What are Benzodiazepines Used For?

The benzodiazepines are most often prescribed for treatment of anxiety and insomnia.  They produce almost immediate effects, and are ideal for short-term, intermittent, “as-needed” use for management of anxiety and insomnia.  Although they won’t work quickly enough to extinguish a panic attack (a panic attack will generally peak within 10 minutes and resolve within 30 minutes), the short term effects of benzodiazepines are helpful when used prior to planned, anxiety provoking events (i.e., prior to an MRI for those with claustrophobia, or prior to a flight for those with phobia of flying).  

The benzodiazepines are also widely prescribed for other reasons, such as muscle stiffness, sedation before surgery, detoxification from alcohol and other substances, and for rapid treatment of seizures.  During my internship after medical school, I did several months of training in inpatient (hospital based) neurology.  During this time, I gained plenty of experience in using benzodiazepines for seizures.   If someone was suffering from a seizure on the medical floor, it was common for us to order an injection of several milligrams of lorazepam (Ativan) to quickly stop the seizure.  

Adverse Effects of Benzodiazepines

The adverse effects of benzodiazepines are similar to those of alcohol, since they both work very similarly.  Risks of benzodiazepines include:

  1. Slowed movements and reactions: This may be especially pronounced in someone who is trying a benzodiazepine for the first time, or if someone suddenly increases their dosage beyond what they are accustomed to. These symptoms include drowsiness, poor concentration, slurred speech, muscle weakness and mental confusion.  Similar to alcohol, studies suggest that benzodiazepines slow reaction time and impair driving skills, causing increased risk of motor vehicle accidents in those who take these drugs. 
  2. Memory impairment: benzodiazepines can temporarily induce “anterograde amnesia”, which is an inability to form new memories.  This is one reason for their common use prior to surgery.  
  3. Reduced inhibitions: Increased excitement, irritability, aggression, hostility and impulsivity can occur in some individuals after taking benzodiazepines.  This may be due to reduced inhibition of behaviors normally suppressed by social restraints (as can be the case with alcohol).  These effects are more common in children, the elderly, and those with developmental disabilities.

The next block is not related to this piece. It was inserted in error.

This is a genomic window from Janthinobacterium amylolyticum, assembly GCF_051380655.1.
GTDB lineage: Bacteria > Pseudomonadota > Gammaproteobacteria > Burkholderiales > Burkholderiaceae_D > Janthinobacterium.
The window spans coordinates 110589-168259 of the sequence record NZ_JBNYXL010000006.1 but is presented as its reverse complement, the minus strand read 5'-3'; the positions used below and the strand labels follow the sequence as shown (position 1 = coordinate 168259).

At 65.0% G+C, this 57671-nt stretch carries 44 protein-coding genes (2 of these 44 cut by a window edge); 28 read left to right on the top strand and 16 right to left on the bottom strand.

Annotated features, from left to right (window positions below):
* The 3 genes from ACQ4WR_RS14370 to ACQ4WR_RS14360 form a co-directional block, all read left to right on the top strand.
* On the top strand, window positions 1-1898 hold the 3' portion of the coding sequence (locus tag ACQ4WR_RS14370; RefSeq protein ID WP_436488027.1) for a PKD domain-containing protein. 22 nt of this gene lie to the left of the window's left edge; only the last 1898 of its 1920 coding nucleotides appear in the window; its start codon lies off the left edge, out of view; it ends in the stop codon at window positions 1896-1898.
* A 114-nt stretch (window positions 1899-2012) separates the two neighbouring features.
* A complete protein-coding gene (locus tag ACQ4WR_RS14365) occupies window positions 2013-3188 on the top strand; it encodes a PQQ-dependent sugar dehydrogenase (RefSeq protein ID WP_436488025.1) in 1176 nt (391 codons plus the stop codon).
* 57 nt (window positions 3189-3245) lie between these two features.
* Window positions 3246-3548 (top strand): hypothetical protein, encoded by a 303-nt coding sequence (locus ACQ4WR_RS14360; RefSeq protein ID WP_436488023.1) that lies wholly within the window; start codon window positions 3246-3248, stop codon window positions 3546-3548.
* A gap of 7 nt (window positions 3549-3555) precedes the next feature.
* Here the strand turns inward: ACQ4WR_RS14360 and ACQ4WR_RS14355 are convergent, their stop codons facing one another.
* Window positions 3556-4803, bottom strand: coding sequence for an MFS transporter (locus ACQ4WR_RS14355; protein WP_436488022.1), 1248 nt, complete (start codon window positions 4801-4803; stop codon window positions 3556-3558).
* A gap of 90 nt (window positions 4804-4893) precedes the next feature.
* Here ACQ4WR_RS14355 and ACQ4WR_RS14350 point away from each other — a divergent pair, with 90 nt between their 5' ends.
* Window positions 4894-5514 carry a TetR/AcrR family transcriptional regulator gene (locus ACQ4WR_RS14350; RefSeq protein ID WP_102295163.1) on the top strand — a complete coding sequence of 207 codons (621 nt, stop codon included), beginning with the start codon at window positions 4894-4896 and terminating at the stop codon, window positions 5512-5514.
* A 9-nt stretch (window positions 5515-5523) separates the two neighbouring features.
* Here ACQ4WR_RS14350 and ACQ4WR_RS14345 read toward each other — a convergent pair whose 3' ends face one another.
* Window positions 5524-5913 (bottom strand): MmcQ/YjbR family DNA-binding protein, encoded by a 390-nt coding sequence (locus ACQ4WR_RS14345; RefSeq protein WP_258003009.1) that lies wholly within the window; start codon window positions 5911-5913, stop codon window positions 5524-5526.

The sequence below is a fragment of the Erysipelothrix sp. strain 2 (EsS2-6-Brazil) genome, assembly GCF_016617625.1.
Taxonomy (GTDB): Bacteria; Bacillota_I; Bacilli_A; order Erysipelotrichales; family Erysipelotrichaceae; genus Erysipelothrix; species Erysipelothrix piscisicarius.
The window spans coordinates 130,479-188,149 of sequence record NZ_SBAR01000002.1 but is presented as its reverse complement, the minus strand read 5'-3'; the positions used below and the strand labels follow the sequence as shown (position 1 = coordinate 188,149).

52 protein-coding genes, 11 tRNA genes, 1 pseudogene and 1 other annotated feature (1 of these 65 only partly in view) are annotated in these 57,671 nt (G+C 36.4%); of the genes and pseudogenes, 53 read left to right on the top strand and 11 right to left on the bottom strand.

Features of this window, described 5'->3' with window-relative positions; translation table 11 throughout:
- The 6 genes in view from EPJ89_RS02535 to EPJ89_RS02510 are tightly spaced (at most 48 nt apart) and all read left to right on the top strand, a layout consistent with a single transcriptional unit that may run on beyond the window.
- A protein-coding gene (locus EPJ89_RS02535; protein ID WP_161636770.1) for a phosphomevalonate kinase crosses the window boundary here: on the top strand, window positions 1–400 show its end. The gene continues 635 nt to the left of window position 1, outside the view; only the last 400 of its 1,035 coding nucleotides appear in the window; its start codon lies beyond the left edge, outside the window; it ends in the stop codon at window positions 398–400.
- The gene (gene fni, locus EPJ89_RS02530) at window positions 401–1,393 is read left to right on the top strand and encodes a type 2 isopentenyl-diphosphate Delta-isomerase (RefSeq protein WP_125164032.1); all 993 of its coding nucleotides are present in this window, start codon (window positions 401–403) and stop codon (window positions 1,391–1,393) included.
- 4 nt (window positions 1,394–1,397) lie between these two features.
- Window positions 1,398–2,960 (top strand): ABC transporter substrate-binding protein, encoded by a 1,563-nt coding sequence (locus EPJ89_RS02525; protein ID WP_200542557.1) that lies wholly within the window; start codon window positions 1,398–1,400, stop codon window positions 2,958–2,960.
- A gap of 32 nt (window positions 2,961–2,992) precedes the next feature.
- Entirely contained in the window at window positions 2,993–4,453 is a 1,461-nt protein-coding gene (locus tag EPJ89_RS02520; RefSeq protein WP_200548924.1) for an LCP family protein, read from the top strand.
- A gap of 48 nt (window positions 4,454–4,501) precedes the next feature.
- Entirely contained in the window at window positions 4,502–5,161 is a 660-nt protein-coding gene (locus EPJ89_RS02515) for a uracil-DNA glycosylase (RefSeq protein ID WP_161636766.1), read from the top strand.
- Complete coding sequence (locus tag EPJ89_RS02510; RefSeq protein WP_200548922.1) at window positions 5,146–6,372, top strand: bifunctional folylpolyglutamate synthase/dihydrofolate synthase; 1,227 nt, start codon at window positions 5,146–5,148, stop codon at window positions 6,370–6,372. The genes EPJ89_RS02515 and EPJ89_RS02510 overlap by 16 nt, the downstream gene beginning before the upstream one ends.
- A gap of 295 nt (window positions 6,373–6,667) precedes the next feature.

4. Depression: There have been links between higher benzodiazepine doses and increased risk of depression.  Reducing the dosage or discontinuing the benzodiazepine can resolve the depressive symptoms. 

Long Term Side Effects of Benzodiazepines

Daily, long term use of benzodiazepines is generally frowned upon in medicine.  Long term benzodiazepines side effects include:

  1. Tolerance: Tolerance to the sleep inducing effects tend to develop quickly, which makes long term management of insomnia with these medications difficult.  Often, you may notice quick relief of insomnia initially, followed by gradual loss of the effect if taken nightly.  Tolerance to the anti-anxiety effect develops more slowly, but there is no evidence that benzodiazepines retain their effectiveness after 4-6 months of regular use.  After this amount of time, their use is often continued to treat withdrawal symptoms, which mimic the symptoms of anxiety.  This causes a desire to increase the dose to achieve the same initial effect, which maintains a cycle of tolerance and dependence that may be difficult to escape from. 
  2. Dependence: Psychologically, long term use of benzodiazepines may lead to overreliance on the need for the drug, loss of self-confidence, and varying degrees of drug-seeking behavior.  From a medical standpoint, these drugs can cause physical dependence when used long term, so rapid dose reduction or discontinuation of the drug can cause physical symptoms of withdrawal, which are further described below.